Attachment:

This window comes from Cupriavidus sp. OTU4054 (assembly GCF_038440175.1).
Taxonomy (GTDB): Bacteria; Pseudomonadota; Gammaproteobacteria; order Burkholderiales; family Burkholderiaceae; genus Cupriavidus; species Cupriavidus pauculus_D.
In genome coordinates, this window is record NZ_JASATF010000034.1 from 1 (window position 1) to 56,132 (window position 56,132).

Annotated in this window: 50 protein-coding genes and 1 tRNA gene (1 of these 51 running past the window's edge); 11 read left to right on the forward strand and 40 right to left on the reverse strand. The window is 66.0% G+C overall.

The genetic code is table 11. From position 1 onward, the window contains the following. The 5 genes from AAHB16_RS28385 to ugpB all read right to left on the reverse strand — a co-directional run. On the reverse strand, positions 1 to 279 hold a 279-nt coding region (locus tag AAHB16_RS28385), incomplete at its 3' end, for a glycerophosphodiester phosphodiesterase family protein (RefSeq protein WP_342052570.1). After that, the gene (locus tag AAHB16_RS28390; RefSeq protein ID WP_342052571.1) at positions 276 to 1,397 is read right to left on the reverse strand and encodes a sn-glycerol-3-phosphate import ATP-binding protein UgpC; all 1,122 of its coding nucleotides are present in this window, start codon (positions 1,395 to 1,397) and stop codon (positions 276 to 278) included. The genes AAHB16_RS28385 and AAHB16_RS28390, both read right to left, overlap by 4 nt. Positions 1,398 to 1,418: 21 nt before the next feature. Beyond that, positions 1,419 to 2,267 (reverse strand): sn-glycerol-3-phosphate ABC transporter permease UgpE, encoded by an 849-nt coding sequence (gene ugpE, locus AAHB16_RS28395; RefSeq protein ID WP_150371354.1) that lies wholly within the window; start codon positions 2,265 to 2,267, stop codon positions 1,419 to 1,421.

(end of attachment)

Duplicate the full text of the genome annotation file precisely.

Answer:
This window comes from Cupriavidus sp. OTU4054 (assembly GCF_038440175.1).
Taxonomy (GTDB): Bacteria; Pseudomonadota; Gammaproteobacteria; order Burkholderiales; family Burkholderiaceae; genus Cupriavidus; species Cupriavidus pauculus_D.
In genome coordinates, this window is record NZ_JASATF010000034.1 from 1 (window position 1) to 56,132 (window position 56,132).

Annotated in this window: 50 protein-coding genes and 1 tRNA gene (1 of these 51 running past the window's edge); 11 read left to right on the forward strand and 40 right to left on the reverse strand. The window is 66.0% G+C overall.

The genetic code is table 11. From position 1 onward, the window contains the following. The 5 genes from AAHB16_RS28385 to ugpB all read right to left on the reverse strand — a co-directional run. On the reverse strand, positions 1 to 279 hold a 279-nt coding region (locus tag AAHB16_RS28385), incomplete at its 3' end, for a glycerophosphodiester phosphodiesterase family protein (RefSeq protein WP_342052570.1). After that, the gene (locus tag AAHB16_RS28390; RefSeq protein ID WP_342052571.1) at positions 276 to 1,397 is read right to left on the reverse strand and encodes a sn-glycerol-3-phosphate import ATP-binding protein UgpC; all 1,122 of its coding nucleotides are present in this window, start codon (positions 1,395 to 1,397) and stop codon (positions 276 to 278) included. The genes AAHB16_RS28385 and AAHB16_RS28390, both read right to left, overlap by 4 nt. Positions 1,398 to 1,418: 21 nt before the next feature. Beyond that, positions 1,419 to 2,267 (reverse strand): sn-glycerol-3-phosphate ABC transporter permease UgpE, encoded by an 849-nt coding sequence (gene ugpE, locus AAHB16_RS28395; RefSeq protein ID WP_150371354.1) that lies wholly within the window; start codon positions 2,265 to 2,267, stop codon positions 1,419 to 1,421.